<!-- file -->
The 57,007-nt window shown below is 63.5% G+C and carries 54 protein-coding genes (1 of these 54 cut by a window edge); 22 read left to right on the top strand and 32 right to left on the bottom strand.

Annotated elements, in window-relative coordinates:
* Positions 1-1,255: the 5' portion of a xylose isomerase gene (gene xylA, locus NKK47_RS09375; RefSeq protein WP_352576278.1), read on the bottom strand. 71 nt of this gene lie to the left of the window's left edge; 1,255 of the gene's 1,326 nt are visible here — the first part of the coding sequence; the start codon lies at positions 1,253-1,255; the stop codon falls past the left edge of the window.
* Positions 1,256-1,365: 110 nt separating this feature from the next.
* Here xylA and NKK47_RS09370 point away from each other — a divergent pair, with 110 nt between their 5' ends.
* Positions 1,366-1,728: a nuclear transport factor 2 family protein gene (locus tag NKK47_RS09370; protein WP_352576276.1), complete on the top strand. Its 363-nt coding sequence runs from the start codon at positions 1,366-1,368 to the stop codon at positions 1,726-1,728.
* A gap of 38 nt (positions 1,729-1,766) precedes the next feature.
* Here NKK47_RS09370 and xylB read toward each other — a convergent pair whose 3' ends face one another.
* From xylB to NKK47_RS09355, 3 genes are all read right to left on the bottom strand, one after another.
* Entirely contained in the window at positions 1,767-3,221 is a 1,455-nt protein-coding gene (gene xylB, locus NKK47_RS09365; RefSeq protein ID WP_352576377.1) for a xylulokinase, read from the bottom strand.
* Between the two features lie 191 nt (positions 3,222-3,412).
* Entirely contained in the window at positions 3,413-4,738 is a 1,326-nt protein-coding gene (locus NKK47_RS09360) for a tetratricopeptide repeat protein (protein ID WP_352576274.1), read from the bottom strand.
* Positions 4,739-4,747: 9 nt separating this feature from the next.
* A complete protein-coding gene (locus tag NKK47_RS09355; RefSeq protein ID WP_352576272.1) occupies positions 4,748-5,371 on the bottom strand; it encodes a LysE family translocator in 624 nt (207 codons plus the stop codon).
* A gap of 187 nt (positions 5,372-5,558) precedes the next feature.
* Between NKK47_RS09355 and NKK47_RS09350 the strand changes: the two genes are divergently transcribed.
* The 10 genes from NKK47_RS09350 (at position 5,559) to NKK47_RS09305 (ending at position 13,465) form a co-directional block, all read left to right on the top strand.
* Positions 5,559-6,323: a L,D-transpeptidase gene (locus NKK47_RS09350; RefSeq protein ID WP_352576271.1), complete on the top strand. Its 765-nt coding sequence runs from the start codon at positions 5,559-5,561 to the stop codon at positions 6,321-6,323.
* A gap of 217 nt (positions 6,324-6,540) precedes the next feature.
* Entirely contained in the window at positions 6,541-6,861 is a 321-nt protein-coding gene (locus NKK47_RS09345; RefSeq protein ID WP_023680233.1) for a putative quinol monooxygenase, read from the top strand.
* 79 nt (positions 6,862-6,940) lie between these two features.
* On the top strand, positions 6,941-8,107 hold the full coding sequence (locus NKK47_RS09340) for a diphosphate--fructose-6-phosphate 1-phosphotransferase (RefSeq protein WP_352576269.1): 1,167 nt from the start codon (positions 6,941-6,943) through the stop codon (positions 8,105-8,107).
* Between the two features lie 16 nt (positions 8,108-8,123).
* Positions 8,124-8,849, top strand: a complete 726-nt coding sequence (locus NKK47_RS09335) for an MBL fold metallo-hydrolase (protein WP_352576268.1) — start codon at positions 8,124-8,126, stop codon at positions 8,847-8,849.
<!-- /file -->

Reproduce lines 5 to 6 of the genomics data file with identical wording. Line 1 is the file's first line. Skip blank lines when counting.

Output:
* Here xylA and NKK47_RS09370 point away from each other — a divergent pair, with 110 nt between their 5' ends.
* Positions 1,366-1,728: a nuclear transport factor 2 family protein gene (locus tag NKK47_RS09370; protein WP_352576276.1), complete on the top strand. Its 363-nt coding sequence runs from the start codon at positions 1,366-1,368 to the stop codon at positions 1,726-1,728.